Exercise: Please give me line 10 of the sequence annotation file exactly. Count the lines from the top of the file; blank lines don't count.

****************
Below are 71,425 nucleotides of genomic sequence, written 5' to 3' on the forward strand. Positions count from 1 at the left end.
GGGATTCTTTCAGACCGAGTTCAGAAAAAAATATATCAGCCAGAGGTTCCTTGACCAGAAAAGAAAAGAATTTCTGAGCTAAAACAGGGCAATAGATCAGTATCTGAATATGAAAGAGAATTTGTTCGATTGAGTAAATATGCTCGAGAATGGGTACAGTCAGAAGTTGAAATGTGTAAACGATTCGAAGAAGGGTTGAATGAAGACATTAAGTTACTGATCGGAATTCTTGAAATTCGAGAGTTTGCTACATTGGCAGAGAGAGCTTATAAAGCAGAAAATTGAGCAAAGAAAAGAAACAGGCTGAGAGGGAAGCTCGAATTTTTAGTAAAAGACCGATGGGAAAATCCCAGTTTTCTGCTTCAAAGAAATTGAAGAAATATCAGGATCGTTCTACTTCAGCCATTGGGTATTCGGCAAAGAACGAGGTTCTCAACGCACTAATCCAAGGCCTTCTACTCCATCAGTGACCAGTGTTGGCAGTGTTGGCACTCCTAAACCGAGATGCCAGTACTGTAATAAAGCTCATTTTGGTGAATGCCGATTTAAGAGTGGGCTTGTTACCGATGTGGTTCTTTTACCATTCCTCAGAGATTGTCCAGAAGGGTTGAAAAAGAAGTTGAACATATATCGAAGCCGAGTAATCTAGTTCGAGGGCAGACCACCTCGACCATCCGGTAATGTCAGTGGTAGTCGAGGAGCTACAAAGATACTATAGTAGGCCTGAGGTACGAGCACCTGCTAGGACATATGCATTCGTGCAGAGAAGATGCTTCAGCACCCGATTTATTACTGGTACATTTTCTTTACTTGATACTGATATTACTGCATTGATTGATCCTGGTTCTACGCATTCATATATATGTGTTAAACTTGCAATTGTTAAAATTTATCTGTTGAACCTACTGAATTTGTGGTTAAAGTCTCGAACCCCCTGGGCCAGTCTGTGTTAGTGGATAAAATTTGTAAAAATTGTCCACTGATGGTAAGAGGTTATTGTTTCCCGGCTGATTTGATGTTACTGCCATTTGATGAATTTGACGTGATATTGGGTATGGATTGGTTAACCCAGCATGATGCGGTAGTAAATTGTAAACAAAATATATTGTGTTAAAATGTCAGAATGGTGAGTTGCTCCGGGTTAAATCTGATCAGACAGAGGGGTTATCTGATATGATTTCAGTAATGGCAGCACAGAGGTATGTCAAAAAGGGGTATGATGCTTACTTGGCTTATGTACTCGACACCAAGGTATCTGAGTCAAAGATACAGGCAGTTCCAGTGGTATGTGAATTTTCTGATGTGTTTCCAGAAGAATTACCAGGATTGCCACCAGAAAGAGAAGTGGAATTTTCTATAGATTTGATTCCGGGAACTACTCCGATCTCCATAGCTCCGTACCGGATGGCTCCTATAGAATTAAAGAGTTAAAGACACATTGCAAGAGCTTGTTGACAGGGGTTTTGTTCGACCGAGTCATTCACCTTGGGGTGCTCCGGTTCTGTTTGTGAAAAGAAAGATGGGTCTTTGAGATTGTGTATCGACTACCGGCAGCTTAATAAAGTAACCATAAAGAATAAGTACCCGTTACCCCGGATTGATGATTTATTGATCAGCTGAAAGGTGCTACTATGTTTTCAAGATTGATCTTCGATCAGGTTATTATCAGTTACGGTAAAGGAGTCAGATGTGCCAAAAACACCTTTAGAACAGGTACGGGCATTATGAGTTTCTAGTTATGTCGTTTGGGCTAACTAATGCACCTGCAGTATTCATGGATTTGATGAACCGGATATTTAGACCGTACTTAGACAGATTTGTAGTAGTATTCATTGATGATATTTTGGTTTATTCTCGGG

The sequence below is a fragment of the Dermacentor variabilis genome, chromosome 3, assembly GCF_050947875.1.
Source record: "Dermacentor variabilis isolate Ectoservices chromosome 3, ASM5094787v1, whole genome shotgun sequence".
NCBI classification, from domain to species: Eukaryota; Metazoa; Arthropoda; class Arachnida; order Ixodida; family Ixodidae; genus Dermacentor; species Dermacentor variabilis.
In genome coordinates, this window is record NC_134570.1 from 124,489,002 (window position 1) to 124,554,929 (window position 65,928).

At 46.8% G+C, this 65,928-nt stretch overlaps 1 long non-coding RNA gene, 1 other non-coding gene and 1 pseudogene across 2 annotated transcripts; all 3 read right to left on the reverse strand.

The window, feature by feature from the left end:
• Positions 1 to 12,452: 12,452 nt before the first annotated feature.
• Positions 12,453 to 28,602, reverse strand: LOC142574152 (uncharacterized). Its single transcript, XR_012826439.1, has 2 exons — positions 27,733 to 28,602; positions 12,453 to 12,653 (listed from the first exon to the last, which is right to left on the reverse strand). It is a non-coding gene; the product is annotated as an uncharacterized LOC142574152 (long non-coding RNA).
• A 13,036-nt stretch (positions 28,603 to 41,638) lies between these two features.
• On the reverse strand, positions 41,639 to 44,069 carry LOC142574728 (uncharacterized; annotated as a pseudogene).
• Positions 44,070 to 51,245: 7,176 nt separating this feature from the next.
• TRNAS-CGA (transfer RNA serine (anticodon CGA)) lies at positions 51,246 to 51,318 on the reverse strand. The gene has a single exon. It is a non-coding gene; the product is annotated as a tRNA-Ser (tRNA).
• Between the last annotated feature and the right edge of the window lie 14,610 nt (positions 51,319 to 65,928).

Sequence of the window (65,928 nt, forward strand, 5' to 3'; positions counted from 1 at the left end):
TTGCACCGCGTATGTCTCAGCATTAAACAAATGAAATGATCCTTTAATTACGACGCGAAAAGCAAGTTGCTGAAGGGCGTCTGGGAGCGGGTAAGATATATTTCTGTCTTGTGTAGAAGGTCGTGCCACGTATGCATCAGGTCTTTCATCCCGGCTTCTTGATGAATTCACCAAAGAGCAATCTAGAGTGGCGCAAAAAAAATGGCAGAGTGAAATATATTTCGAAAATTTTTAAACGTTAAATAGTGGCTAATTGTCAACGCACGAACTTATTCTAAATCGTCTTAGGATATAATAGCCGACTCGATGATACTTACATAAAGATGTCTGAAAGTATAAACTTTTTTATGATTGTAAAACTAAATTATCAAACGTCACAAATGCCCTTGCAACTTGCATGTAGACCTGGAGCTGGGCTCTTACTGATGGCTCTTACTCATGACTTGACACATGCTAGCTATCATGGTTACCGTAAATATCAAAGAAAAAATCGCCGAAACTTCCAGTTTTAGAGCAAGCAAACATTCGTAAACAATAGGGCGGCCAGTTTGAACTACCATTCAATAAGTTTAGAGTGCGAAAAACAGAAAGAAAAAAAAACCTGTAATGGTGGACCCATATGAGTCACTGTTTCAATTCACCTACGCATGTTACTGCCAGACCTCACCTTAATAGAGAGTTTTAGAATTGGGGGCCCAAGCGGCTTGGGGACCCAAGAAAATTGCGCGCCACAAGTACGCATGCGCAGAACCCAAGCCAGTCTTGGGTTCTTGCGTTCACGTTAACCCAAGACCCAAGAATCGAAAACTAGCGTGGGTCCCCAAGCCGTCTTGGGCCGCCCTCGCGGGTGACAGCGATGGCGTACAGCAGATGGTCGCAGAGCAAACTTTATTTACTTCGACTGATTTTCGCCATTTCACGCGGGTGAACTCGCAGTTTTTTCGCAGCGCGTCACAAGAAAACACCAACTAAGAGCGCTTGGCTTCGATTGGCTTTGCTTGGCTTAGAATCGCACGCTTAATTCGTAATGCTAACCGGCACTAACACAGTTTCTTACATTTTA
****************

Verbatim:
• Positions 12,453 to 28,602, reverse strand: LOC142574152 (uncharacterized). Its single transcript, XR_012826439.1, has 2 exons — positions 27,733 to 28,602; positions 12,453 to 12,653 (listed from the first exon to the last, which is right to left on the reverse strand). It is a non-coding gene; the product is annotated as an uncharacterized LOC142574152 (long non-coding RNA).